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Mandate For Change: UCLA

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The Catalyst: As late as Halloween 2001, Pete Carroll’s first season at USC and the next-to-last for Bob Toledo at UCLA, the Bruins were the class of the town. Seven-and-a-half years later, LA has lost more games by double digits to unranked teams since 2002 (11) than SC has lost, period. When the record is that lopsided, there are only two possible reactions: OMG U$C is teh cheaterz and Fire Karl Dorrell.

You'll get 'em next time, big guy.
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The drive for mediocrity is truly the stuff of legends, or at least of things in filing cabinets that keep for a really, really long time. Dorrell's first two seasons, the Bruins were 6-7, then 6-6, and came in 4-4 against the rest of the Pac Ten each season. The league's admirable move to a round robin format in 2006 allowed him to pick up an extra game to go 5-4 that year, and 7-6 overall, a mark balanced (of course) by the 6-7 record last year. It’s like chi. Bowl games included the Silicon Valley, Las Vegas, Sun, Emerald and Las Vegas again. Even the Bruins' lone interesting season under Dorrell, 2005, was one that veered to the middle in the balance of its extremes: fantastic on offense, horrible on defense, a consistent winner but almost always in close, skin-of-the-teeth fashion; a rare loser but in grisly blowouts each time, once to a team that finished 3-8 and once by 47 points to the hated Trojans, who gained a mere 679 yards.

The gap is too big. UCLA does not have a history of contending nationally, but it does expect Rose Bowls: it played in six of them between 1975 and 1998 – three in four years from 1982-85 – and in two Fiesta Bowls and two Cotton Bowls. It won eight of those ten games. Dorrell, though, never came close to a January game. He didn’t have the players. By Rivals’ count, from 2004-07, USC signed as many five-star recruits (23) as LA signed four-star recruits, when there are about nine times as many of the latter to be had. The only question is why it took another year to pull the plug.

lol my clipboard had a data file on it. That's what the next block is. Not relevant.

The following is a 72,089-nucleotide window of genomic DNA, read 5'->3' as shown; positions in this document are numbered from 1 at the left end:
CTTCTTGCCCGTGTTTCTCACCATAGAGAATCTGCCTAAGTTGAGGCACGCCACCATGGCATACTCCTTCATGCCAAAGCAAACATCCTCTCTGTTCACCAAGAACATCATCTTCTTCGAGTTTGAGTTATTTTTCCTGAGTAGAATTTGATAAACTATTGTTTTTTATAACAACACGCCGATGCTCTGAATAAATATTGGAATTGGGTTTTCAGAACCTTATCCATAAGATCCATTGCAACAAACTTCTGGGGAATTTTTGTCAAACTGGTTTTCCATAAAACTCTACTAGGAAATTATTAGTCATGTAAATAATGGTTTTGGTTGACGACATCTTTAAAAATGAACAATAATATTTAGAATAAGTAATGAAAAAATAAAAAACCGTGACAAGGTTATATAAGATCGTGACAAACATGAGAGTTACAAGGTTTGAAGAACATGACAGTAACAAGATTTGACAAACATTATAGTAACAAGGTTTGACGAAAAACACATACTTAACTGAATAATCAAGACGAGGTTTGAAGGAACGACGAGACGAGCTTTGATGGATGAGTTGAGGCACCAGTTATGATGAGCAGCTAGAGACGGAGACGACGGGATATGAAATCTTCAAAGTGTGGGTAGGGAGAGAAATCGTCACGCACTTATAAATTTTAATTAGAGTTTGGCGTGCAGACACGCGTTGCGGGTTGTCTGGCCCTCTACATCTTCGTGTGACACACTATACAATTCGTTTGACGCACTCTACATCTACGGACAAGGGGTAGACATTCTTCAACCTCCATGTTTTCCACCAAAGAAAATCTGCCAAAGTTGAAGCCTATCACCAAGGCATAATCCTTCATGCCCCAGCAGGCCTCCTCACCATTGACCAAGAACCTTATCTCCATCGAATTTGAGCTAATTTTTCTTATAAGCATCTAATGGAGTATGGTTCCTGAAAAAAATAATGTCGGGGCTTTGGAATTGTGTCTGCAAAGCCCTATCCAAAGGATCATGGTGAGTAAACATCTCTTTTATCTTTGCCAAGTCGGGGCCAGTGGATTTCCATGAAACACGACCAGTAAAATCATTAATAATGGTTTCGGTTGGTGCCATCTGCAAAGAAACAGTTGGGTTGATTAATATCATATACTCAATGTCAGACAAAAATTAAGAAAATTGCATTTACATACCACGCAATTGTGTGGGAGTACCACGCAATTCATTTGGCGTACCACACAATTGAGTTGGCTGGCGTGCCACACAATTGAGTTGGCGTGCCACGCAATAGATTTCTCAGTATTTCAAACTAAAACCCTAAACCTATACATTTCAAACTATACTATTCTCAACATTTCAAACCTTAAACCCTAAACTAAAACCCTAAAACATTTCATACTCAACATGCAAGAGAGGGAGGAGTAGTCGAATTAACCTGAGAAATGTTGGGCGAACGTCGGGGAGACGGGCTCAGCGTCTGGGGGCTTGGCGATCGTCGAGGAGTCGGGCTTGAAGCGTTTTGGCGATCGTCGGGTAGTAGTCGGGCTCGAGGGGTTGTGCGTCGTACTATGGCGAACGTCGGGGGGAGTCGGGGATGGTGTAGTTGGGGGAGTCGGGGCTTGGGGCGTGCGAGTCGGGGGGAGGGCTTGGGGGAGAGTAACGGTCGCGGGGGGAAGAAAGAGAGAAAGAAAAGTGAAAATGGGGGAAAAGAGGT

The New Guy(s): Rick Neuheisel has a long way to go to escape the long shadow of charlatanism: he left Colorado with more than 50 rules violations and two years’ probation in 1998, was investigated for illegal recruiting visits, reprimanded by the board of the American Football Coaches’ Association and compared to Al Capone in Slate (the NCAA got him, but only for a technicality – gambling on basketball. like Capone got nailed for tax evasion – instead of the meat of his transgressions). Even Neuheisel’s record is hard to pin down:

These were both short stays, but the pattern was the same at both: fast start, second year peak, slight decline, resignation/termination under controversy. In years one and two at both stops, Neuheisel’s teams were 38-10, and a tremendous 25-6 in-conference; in years three and four, they were 28-20 and 17-15 in conference games. Colorado was 11-1 the year before Neuheisel took over and hadn’t lost a conference game to a team that wasn’t Nebraska since 1984; the Buffaloes lost to Kansas his first year and were quickly relegated to mediocrity within the Big 12. In relative terms, his term at Washington was more successful on the field – the team he inherited was not as strong as the one he took over at Colorado, and he won that elusive Rose Bowl – but ended the same way: with the Huskies at .500 in the Pac Ten and Slick Rick dodging accusations on his way out the door.